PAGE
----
Binggeli, C; Spieker, L E; Corti, R; Sudano, I; Stojanovic, V; Hayoz, D; Lüscher, T F; Noll, G (2003). Statins enhance postischemic hyperemia in the skin circulation of hypercholesterolemic patients: a monitoring test of endothelial dysfunction for clinical practice? Journal of the American College of Cardiology, 42(1):71-77.
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OBJECTIVES: The present study aims to investigate whether laser Doppler flowmetry can be used to monitor improvements in vascular function during statin therapy.
BACKGROUND: Endothelial dysfunction is an early feature of atherosclerosis in hypercholesterolemic patients and can be improved by statins. There are several methods to assess endothelial function in vivo, none of them being feasible in everyday practice.
METHODS: Skin perfusion, measured by laser Doppler flowmetry, was assessed at rest and during reactive hyperemia. Nineteen hypercholesterolemic patients (age 42 to 73 years, total cholesterol 5.4 to 9.6 mmol/l) were studied before and during statin therapy. To further investigate the mechanisms, postischemic skin hyperemia was measured before and after intradermal injection of the nitric oxide synthase inhibitor L-NAME and its inactive isoform D-NAME (0.5 micromol/10 microl each). On a separate day, the healthy volunteers were reexamined before and 2 h after 1,000 mg aspirin.
RESULTS: Postischemic skin blood flow was markedly reduced in hypercholesterolemic patients (45 +/- 11%) compared with healthy controls (238 +/- 20%, p < 0.0001) and improved after statin therapy (113 +/- 15%, p = 0.0005 vs. pre-treatment). In the healthy volunteers, the hyperemic responses were not significantly different after L-NAME and D-NAME. Aspirin reduced hyperemia from 274 +/- 49% to 197 +/- 40% (p = 0.025).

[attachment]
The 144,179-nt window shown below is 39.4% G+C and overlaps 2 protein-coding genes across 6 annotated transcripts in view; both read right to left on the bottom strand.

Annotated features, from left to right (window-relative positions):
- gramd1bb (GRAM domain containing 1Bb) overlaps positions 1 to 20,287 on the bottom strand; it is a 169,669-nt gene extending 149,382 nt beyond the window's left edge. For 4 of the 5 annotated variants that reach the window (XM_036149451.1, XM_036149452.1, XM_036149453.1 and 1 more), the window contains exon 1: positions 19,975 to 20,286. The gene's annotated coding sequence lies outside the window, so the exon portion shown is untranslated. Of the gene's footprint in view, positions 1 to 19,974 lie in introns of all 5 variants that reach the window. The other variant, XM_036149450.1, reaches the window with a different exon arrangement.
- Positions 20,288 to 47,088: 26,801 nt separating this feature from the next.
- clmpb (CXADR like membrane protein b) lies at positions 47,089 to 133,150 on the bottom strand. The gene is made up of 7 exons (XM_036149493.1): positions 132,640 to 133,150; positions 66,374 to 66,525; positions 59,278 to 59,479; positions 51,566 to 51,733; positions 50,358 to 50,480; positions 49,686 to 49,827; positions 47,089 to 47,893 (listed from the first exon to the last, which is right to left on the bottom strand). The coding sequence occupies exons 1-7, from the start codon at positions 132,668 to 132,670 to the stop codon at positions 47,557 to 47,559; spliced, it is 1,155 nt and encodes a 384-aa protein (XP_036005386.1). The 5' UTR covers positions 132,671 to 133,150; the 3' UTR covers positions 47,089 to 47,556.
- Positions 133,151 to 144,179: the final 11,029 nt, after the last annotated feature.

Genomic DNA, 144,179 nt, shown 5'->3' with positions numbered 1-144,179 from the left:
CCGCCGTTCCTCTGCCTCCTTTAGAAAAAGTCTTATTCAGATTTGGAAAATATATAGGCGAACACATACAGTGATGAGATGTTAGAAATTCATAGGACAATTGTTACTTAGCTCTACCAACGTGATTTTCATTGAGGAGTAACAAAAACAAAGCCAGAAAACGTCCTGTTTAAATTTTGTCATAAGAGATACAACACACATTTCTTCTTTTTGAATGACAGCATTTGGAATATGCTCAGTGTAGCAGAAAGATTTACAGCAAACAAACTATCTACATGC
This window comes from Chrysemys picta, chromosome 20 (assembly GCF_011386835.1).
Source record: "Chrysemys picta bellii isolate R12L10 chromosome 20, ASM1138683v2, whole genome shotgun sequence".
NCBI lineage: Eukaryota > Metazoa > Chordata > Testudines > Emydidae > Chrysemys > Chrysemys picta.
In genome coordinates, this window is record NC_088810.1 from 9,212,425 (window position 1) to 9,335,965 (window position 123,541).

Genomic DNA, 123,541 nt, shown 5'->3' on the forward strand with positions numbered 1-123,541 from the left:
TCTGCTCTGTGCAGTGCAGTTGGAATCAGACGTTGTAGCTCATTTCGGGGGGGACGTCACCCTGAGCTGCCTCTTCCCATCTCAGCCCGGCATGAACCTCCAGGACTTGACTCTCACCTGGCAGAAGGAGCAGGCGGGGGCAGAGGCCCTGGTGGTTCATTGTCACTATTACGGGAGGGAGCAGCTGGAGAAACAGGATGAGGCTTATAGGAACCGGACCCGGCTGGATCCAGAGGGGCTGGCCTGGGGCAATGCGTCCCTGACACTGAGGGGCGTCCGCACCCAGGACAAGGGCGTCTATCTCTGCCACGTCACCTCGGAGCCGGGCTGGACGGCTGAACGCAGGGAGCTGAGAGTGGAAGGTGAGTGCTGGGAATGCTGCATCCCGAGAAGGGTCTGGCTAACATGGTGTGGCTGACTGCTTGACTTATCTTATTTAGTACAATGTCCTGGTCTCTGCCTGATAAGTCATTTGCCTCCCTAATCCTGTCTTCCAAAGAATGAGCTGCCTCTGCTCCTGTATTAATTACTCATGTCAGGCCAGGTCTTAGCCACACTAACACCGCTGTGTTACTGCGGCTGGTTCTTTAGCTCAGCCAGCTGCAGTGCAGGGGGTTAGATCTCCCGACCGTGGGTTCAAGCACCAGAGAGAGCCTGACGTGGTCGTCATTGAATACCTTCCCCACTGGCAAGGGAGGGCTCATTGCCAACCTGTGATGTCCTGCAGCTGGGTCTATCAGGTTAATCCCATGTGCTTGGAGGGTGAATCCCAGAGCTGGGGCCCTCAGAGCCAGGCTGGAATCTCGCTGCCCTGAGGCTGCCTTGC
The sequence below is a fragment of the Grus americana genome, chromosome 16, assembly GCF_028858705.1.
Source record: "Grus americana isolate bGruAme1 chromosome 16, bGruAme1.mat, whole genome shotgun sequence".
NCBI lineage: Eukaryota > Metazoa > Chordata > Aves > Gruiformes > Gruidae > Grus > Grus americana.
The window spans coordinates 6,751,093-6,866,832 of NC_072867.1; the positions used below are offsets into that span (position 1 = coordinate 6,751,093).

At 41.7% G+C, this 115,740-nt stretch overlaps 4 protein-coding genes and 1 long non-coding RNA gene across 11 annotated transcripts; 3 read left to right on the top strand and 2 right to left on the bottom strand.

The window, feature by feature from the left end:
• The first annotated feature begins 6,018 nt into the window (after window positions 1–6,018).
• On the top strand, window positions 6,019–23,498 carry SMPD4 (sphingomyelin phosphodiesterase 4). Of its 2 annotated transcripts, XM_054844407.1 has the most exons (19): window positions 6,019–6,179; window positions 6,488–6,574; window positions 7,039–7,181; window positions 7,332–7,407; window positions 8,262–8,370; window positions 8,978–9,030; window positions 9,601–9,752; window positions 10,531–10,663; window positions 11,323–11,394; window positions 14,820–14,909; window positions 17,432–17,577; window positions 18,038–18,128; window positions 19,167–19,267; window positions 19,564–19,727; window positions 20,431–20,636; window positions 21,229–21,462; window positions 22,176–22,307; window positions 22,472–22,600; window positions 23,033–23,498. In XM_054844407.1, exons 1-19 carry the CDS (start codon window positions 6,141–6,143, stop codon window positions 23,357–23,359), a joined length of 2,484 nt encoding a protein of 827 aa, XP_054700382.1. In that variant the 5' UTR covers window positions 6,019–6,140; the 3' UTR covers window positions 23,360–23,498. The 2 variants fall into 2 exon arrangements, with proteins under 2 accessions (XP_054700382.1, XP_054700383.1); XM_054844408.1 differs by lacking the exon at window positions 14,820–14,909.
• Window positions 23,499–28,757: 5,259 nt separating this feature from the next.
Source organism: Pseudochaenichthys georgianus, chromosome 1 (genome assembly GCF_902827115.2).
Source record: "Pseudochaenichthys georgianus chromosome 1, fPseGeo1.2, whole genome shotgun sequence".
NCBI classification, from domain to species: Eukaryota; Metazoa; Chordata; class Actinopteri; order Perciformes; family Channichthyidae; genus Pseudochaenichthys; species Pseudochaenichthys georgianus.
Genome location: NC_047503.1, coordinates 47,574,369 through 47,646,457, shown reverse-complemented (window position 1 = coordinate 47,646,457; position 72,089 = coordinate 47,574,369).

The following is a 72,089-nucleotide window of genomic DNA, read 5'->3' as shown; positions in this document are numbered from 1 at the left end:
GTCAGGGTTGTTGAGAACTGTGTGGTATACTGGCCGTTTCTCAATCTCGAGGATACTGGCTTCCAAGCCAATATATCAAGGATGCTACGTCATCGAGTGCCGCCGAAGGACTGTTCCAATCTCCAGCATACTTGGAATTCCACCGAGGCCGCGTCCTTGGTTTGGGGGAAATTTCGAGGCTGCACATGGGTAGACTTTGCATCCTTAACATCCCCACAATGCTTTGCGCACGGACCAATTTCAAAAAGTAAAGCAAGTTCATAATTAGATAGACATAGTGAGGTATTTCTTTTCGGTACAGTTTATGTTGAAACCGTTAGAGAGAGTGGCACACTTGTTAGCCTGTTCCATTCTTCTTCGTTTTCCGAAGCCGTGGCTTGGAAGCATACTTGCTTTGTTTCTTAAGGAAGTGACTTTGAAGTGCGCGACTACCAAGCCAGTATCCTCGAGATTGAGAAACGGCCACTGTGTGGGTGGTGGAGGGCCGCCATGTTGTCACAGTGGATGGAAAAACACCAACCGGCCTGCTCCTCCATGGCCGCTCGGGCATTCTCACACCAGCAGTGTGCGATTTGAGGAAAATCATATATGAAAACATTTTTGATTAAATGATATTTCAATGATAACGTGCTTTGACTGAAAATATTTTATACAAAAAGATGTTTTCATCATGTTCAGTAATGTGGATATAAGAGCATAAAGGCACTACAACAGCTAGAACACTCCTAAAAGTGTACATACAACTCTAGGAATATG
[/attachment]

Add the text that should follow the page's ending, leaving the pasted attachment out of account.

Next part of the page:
CONCLUSIONS: Reactive hyperemia of the skin microcirculation can be easily and reproducibly assessed by laser Doppler flowmetry. Vasodilator prostaglandins are the major mediators of postischemic skin hyperemia, which is impaired in hypercholesterolemic patients and can be enhanced by cholesterol-lowering therapy. Thus, laser Doppler flowmetry may represent a tool to assess and monitor vascular function during therapy in everyday practice.
|Item Type:||Journal Article, refereed, original work|
|Communities & Collections:||04 Faculty of Medicine > University Hospital Zurich > Clinic for Cardiology|
|DDC:||610 Medicine & health|
|Deposited On:||09 Mar 2011 09:44|
|Last Modified:||27 Nov 2013 20:44|
|Citations:||Web of Science®. Times cited: 91|
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